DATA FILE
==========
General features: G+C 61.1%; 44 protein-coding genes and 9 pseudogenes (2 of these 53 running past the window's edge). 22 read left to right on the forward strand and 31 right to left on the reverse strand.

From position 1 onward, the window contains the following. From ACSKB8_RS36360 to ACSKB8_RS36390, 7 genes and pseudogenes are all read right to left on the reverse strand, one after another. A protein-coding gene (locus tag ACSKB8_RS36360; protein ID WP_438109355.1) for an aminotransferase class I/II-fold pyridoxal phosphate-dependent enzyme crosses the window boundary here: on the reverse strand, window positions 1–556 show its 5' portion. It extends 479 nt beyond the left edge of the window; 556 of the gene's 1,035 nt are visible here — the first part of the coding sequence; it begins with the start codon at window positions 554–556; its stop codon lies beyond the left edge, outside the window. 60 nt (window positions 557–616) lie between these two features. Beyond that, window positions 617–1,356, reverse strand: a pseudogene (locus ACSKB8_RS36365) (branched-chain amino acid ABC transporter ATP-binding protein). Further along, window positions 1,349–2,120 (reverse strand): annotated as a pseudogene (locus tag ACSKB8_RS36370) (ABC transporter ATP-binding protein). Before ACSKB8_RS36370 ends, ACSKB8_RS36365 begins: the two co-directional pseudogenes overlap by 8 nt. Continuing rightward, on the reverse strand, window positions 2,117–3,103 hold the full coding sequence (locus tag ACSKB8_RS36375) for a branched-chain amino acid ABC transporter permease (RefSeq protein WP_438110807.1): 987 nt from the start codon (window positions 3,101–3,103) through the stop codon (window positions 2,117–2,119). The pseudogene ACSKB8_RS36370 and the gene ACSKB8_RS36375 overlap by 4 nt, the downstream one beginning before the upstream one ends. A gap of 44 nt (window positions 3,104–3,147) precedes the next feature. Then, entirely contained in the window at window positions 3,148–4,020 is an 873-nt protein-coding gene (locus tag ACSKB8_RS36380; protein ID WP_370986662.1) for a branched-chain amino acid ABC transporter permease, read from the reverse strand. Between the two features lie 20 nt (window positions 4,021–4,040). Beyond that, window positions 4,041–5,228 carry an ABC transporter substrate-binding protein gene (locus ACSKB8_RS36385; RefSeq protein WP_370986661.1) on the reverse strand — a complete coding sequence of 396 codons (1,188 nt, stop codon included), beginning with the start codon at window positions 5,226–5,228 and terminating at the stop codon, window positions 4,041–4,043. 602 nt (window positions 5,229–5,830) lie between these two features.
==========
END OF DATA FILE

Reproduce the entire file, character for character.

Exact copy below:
General features: G+C 61.1%; 44 protein-coding genes and 9 pseudogenes (2 of these 53 running past the window's edge). 22 read left to right on the forward strand and 31 right to left on the reverse strand.

From position 1 onward, the window contains the following. From ACSKB8_RS36360 to ACSKB8_RS36390, 7 genes and pseudogenes are all read right to left on the reverse strand, one after another. A protein-coding gene (locus tag ACSKB8_RS36360; protein ID WP_438109355.1) for an aminotransferase class I/II-fold pyridoxal phosphate-dependent enzyme crosses the window boundary here: on the reverse strand, window positions 1–556 show its 5' portion. It extends 479 nt beyond the left edge of the window; 556 of the gene's 1,035 nt are visible here — the first part of the coding sequence; it begins with the start codon at window positions 554–556; its stop codon lies beyond the left edge, outside the window. 60 nt (window positions 557–616) lie between these two features. Beyond that, window positions 617–1,356, reverse strand: a pseudogene (locus ACSKB8_RS36365) (branched-chain amino acid ABC transporter ATP-binding protein). Further along, window positions 1,349–2,120 (reverse strand): annotated as a pseudogene (locus tag ACSKB8_RS36370) (ABC transporter ATP-binding protein). Before ACSKB8_RS36370 ends, ACSKB8_RS36365 begins: the two co-directional pseudogenes overlap by 8 nt. Continuing rightward, on the reverse strand, window positions 2,117–3,103 hold the full coding sequence (locus tag ACSKB8_RS36375) for a branched-chain amino acid ABC transporter permease (RefSeq protein WP_438110807.1): 987 nt from the start codon (window positions 3,101–3,103) through the stop codon (window positions 2,117–2,119). The pseudogene ACSKB8_RS36370 and the gene ACSKB8_RS36375 overlap by 4 nt, the downstream one beginning before the upstream one ends. A gap of 44 nt (window positions 3,104–3,147) precedes the next feature. Then, entirely contained in the window at window positions 3,148–4,020 is an 873-nt protein-coding gene (locus tag ACSKB8_RS36380; protein ID WP_370986662.1) for a branched-chain amino acid ABC transporter permease, read from the reverse strand. Between the two features lie 20 nt (window positions 4,021–4,040). Beyond that, window positions 4,041–5,228 carry an ABC transporter substrate-binding protein gene (locus ACSKB8_RS36385; RefSeq protein WP_370986661.1) on the reverse strand — a complete coding sequence of 396 codons (1,188 nt, stop codon included), beginning with the start codon at window positions 5,226–5,228 and terminating at the stop codon, window positions 4,041–4,043. 602 nt (window positions 5,229–5,830) lie between these two features.